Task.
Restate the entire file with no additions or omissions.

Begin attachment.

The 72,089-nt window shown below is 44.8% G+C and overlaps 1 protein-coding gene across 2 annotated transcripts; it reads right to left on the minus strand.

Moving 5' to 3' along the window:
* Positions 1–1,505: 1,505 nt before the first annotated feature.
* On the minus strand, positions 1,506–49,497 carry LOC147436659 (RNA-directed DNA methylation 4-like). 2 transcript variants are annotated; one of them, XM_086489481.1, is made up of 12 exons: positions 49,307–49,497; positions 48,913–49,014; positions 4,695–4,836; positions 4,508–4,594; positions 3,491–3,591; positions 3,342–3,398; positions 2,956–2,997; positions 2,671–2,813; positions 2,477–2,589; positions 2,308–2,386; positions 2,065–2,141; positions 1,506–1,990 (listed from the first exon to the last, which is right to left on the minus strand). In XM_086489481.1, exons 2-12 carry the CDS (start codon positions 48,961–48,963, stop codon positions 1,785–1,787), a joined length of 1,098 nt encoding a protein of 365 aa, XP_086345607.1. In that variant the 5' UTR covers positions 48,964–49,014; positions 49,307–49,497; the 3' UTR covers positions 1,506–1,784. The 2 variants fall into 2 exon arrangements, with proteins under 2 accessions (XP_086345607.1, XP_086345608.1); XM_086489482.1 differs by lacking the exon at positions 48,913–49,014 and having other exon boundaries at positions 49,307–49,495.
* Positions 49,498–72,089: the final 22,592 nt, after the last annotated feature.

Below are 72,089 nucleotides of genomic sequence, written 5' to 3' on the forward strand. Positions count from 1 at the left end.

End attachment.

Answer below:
The 72,089-nt window shown below is 44.8% G+C and overlaps 1 protein-coding gene across 2 annotated transcripts; it reads right to left on the minus strand.

Moving 5' to 3' along the window:
* Positions 1–1,505: 1,505 nt before the first annotated feature.
* On the minus strand, positions 1,506–49,497 carry LOC147436659 (RNA-directed DNA methylation 4-like). 2 transcript variants are annotated; one of them, XM_086489481.1, is made up of 12 exons: positions 49,307–49,497; positions 48,913–49,014; positions 4,695–4,836; positions 4,508–4,594; positions 3,491–3,591; positions 3,342–3,398; positions 2,956–2,997; positions 2,671–2,813; positions 2,477–2,589; positions 2,308–2,386; positions 2,065–2,141; positions 1,506–1,990 (listed from the first exon to the last, which is right to left on the minus strand). In XM_086489481.1, exons 2-12 carry the CDS (start codon positions 48,961–48,963, stop codon positions 1,785–1,787), a joined length of 1,098 nt encoding a protein of 365 aa, XP_086345607.1. In that variant the 5' UTR covers positions 48,964–49,014; positions 49,307–49,497; the 3' UTR covers positions 1,506–1,784. The 2 variants fall into 2 exon arrangements, with proteins under 2 accessions (XP_086345607.1, XP_086345608.1); XM_086489482.1 differs by lacking the exon at positions 48,913–49,014 and having other exon boundaries at positions 49,307–49,495.
* Positions 49,498–72,089: the final 22,592 nt, after the last annotated feature.

Below are 72,089 nucleotides of genomic sequence, written 5' to 3' on the forward strand. Positions count from 1 at the left end.